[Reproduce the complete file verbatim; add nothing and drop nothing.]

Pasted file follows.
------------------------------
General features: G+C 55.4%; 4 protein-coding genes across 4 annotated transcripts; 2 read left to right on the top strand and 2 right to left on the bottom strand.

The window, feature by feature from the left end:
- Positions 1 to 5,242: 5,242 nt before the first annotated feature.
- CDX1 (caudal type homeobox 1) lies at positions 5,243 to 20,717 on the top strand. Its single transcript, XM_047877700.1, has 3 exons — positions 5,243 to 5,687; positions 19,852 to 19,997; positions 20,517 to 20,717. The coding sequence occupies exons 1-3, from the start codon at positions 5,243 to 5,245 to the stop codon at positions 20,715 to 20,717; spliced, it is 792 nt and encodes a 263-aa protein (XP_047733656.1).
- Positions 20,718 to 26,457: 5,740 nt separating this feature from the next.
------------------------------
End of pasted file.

General features: G+C 55.4%; 4 protein-coding genes across 4 annotated transcripts; 2 read left to right on the top strand and 2 right to left on the bottom strand.

The window, feature by feature from the left end:
- Positions 1 to 5,242: 5,242 nt before the first annotated feature.
- CDX1 (caudal type homeobox 1) lies at positions 5,243 to 20,717 on the top strand. Its single transcript, XM_047877700.1, has 3 exons — positions 5,243 to 5,687; positions 19,852 to 19,997; positions 20,517 to 20,717. The coding sequence occupies exons 1-3, from the start codon at positions 5,243 to 5,245 to the stop codon at positions 20,715 to 20,717; spliced, it is 792 nt and encodes a 263-aa protein (XP_047733656.1).
- Positions 20,718 to 26,457: 5,740 nt separating this feature from the next.